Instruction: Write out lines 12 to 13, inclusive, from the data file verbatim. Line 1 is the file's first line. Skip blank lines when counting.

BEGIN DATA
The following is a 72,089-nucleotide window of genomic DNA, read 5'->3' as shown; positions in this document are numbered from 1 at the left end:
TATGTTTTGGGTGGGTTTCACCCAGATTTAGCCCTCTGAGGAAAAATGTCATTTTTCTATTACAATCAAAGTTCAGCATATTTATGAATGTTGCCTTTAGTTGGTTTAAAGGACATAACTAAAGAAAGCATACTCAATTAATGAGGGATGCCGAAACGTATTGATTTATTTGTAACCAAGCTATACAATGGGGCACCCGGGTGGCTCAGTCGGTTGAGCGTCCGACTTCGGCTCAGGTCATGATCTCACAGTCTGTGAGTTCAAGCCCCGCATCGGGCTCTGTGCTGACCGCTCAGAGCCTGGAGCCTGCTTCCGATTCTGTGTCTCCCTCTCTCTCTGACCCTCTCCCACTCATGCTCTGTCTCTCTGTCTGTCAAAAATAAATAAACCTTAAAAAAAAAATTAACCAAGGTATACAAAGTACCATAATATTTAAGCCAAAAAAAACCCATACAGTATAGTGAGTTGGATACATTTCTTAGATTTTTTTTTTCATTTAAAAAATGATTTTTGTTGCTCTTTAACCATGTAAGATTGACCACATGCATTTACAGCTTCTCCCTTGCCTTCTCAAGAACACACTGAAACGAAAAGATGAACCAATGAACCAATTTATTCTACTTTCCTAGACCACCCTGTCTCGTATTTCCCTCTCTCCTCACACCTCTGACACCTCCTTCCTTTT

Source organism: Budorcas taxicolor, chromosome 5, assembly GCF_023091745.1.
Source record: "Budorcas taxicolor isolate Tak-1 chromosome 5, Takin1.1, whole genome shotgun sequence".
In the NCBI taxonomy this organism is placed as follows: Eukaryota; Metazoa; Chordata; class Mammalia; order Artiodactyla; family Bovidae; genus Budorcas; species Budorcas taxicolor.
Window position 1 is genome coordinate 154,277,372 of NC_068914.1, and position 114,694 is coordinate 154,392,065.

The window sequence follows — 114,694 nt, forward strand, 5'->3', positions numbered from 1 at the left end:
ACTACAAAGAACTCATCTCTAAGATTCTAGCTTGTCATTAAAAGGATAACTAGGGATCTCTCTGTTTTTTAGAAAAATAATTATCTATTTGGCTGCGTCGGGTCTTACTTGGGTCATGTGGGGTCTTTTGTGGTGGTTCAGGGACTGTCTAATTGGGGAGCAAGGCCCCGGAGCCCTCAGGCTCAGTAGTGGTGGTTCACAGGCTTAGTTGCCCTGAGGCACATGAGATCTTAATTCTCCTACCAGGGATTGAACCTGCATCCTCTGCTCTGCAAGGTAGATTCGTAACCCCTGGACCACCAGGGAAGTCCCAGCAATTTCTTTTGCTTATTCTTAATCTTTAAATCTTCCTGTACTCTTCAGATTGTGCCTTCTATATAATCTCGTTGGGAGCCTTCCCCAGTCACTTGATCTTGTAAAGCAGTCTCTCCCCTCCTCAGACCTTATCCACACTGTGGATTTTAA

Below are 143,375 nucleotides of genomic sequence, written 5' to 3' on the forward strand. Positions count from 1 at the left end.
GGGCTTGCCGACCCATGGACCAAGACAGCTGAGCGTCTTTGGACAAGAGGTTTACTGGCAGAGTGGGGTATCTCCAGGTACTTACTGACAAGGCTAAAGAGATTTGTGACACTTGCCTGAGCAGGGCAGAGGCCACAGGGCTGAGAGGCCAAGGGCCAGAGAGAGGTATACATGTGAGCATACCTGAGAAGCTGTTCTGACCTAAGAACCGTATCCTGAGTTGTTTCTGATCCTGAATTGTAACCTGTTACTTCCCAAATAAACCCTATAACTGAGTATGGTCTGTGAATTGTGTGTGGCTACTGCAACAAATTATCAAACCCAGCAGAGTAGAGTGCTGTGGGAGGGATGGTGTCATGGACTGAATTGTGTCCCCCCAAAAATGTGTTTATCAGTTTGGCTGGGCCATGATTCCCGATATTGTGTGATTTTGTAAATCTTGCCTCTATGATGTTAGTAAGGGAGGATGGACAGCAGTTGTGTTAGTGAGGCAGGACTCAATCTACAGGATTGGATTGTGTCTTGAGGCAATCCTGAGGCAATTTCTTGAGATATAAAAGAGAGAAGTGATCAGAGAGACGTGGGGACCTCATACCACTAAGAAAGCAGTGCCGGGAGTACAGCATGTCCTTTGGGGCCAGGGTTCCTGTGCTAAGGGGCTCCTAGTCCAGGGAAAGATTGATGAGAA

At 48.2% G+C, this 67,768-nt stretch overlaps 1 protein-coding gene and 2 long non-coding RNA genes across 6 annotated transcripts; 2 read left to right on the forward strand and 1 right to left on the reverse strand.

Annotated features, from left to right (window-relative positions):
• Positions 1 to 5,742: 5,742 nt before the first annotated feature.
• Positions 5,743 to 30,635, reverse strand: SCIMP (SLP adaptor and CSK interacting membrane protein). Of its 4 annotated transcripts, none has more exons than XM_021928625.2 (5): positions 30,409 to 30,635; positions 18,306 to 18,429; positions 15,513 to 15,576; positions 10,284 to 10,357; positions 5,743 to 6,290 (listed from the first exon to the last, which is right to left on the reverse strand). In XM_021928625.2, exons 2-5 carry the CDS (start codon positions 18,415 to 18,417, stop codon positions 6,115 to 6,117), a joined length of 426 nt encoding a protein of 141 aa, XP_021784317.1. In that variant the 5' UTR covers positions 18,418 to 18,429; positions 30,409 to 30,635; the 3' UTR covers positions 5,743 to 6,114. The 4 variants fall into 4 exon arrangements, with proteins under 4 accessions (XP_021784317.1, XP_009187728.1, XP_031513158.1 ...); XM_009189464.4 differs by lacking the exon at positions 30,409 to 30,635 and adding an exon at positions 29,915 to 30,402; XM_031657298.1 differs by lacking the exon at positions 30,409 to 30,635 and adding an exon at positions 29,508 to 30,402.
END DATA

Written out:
Annotated features, from left to right (window-relative positions):
• Positions 1 to 5,742: 5,742 nt before the first annotated feature.